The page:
How Online Degrees Can Advance Worker Careers in a Shifting Economy
If you’re wondering why online learning is booming, take a look at the latest U.S. Department of Labor data showing heightened demand for skilled workers. Those with an undergraduate or advanced degree now represent about 40 percent of the nation’s workforce, while those with just a high school diploma have slipped in the last 25 years from more than a third to about a quarter of American workers.Source: U.S. Bureau of Labor Statistics
The graph is a vivid illustration of the present condition of economic life in America. The nation has been fiercely transformed into a post-industrial society in which accelerating technology has cast off large numbers of factory laborers, but hasn’t created enough new jobs in the service sector or in information-based roles to fill the gap.
The trend lines for those with undergraduate and advanced degrees show a steady rise in prosperity, while the lines for those with no degree sink rapidly downward. Since 2012, workers with some college or higher education now make up the largest share of the U.S. civilian labor force.
The clear message for employees who stay in the workforce without a college degree is that their future options are limited. Eventually, they may find themselves out of work altogether. Today, about nine million Americans are unemployed, most of them unskilled.
To escape that harsh outcome, workers without a college degree who are looking to advance must take a stab at enrolling at their nearest college campus, or turn to one of the growing numbers of online degree programs. Logistically, it is often difficult or impossible for working adults to get to traditional campuses to pursue degrees, which make those online options so attractive. Seventy percent of online undergrads and 80 percent of online graduate students work full or part time. America’s thirst for a highly-skilled workforce is driving the expansion of digital learning. Recent data from the nation’s residential colleges show a decline in enrollment, while online is surging at its fastest pace in memory.
In the last century, you didn't need a college degree to get a decent job. A high school diploma was more than enough. In Chelsea, my neighborhood in Manhattan, an elevated railroad that fed hungry factories along the Hudson until 1980 has been turned into a nature walk, with its steel tracks marking flower beds dancing with exotic blooms. Galleries and high-end condos have evicted assembly lines that stretched alongside the old railway. Elsewhere in the U.S., other factory neighborhoods have not been so lucky, debased by crumbling warehouses and defeated production facilities. My father, a tailor from Poland without a high school diploma, worked productively for years in a men’s clothing factory—in what was then called the “needle trades”—not far from my current apartment. Today, without a college education, but armed with his old-word mastery, his chances of earning a good living would be pretty poor.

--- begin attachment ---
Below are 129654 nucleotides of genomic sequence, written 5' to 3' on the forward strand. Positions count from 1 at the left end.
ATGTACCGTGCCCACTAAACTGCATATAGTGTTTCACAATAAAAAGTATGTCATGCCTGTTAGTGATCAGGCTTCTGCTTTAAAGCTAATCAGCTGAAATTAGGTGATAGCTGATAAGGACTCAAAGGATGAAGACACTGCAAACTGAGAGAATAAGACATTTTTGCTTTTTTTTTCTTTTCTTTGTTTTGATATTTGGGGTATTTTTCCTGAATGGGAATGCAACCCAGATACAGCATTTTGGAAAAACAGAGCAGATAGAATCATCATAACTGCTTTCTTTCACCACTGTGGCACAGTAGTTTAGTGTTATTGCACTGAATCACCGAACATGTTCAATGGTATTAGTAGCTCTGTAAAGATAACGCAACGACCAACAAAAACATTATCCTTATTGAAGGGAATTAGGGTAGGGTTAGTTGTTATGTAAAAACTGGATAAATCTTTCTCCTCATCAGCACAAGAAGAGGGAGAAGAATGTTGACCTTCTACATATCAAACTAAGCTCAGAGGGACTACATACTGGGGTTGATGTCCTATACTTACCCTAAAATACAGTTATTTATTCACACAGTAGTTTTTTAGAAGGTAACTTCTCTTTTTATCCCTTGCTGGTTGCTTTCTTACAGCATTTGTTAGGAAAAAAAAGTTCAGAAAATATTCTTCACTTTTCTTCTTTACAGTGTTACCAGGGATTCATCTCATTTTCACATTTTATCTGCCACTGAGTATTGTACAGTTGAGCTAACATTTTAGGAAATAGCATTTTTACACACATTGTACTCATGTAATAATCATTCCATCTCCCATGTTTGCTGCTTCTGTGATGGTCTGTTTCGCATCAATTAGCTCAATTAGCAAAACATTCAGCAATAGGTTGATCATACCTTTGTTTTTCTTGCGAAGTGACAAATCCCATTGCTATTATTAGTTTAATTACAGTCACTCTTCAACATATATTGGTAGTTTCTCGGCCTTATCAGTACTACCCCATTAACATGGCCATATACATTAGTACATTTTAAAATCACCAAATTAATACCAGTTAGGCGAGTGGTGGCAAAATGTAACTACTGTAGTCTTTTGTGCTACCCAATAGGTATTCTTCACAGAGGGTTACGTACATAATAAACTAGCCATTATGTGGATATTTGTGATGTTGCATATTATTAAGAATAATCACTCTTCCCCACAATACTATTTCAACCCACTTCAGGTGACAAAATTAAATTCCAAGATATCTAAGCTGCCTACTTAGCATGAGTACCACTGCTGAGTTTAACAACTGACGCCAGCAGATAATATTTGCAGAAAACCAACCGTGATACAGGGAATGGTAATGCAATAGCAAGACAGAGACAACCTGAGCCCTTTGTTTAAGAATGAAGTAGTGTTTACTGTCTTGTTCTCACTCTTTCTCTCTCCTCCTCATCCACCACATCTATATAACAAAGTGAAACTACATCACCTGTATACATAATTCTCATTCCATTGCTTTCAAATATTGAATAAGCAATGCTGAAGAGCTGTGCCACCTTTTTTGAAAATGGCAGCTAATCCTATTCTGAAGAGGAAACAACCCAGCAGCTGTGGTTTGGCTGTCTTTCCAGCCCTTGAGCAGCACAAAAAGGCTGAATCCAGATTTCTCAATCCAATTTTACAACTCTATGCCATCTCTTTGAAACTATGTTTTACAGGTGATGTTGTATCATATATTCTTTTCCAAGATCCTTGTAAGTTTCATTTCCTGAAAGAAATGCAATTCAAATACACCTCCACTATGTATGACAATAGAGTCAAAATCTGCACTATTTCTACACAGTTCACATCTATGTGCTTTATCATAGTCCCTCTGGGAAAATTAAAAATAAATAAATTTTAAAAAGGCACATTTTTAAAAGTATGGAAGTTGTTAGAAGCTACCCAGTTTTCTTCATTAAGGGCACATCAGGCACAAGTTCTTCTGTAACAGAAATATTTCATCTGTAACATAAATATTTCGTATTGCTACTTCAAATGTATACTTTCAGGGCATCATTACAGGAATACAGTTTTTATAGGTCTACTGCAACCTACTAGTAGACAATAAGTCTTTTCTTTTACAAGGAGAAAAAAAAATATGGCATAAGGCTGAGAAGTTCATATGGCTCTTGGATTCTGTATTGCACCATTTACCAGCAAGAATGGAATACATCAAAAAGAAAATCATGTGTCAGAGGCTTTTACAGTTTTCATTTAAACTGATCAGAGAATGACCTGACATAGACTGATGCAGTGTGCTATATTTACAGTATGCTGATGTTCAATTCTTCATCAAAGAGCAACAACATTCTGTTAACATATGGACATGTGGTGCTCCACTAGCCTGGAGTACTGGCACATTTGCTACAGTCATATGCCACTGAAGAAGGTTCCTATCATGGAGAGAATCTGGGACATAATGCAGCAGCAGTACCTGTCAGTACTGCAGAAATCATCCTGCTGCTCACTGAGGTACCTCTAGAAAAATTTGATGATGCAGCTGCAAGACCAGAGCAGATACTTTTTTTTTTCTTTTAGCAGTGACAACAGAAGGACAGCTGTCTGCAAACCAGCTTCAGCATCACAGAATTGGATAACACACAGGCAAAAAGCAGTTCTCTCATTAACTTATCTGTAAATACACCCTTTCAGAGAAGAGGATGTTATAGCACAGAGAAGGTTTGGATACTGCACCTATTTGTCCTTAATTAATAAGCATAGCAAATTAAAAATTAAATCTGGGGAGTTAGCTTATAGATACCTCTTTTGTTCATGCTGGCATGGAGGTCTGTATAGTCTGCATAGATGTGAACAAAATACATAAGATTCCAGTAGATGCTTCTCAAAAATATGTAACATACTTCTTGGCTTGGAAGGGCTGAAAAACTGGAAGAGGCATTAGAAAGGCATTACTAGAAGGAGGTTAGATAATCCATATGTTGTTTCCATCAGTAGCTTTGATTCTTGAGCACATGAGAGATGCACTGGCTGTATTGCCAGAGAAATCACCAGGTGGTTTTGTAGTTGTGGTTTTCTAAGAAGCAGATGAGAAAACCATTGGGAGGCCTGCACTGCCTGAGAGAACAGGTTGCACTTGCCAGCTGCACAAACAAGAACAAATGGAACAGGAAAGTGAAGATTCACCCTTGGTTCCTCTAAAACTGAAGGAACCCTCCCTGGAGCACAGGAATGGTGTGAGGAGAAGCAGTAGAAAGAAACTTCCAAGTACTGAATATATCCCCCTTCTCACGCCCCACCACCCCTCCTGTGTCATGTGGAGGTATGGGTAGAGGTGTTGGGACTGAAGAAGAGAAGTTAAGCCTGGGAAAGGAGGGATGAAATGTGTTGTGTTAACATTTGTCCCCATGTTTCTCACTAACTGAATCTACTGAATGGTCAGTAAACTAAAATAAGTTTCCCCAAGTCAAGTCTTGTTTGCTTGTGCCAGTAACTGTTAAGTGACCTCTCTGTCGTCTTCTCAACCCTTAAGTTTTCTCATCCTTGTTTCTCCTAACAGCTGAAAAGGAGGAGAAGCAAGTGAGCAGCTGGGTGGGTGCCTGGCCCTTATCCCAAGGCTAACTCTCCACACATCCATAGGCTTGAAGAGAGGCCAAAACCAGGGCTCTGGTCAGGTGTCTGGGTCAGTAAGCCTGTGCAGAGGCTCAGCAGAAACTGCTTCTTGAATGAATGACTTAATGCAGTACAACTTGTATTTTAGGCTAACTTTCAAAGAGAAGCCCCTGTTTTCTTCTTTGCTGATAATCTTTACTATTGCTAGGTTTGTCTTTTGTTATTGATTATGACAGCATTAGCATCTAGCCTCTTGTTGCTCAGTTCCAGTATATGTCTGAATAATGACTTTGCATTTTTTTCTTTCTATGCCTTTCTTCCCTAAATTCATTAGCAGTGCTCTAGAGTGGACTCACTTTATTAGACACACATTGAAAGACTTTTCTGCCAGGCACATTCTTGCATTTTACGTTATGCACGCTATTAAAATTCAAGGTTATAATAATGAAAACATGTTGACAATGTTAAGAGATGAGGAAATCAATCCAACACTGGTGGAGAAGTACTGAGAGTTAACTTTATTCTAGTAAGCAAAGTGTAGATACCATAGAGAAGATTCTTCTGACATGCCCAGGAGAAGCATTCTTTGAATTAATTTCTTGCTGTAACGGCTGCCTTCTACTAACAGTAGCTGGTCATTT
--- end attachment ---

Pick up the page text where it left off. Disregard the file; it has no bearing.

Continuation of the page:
Today’s vastly transformed economy requires workers with post-industrial skills. One website recommends that the best jobs are in high-tech—cloud computing, artificial intelligence, user-experience design, natural language processing, software testing, among others. It’s a rare high school graduate who commands any of these. Luckily, college students who graduate without STEM degrees, have a chance at finding a job in the new economy if they can demonstrate other in-demand “soft skills”—creativity, collaboration, adaptability, time management, leadership. Forget driving rivets, welding, or--like my father--cutting suit patterns.
In the digital economy, not every discipline guarantees that students will get a good job upon graduation. Not every field offers robust prospects. Depressingly, enrollment in history, philosophy, literature (my major in college) and other departments has been falling for decades. Some colleges are closing liberal arts programs and a cascade of small liberal arts colleges have gone under.
For adult workers, going to school online is not a walk in the park. Faced with on-the-job stress, family obligations and common day-to-day struggles, many have difficulty hitting the books. For those who were in school long ago, the discipline, time management and culture of academic life can be daunting. Research on the success rate of online students in general is mixed. Some studies report low retention rates; others say that there is no significant difference between face-to-face and virtual education. Surprisingly, recent results claim that going online can boost student performance.
Even so, for workers with a high school diploma eager to move up, the labor department trends show that studying online to earn a degree is a good bet.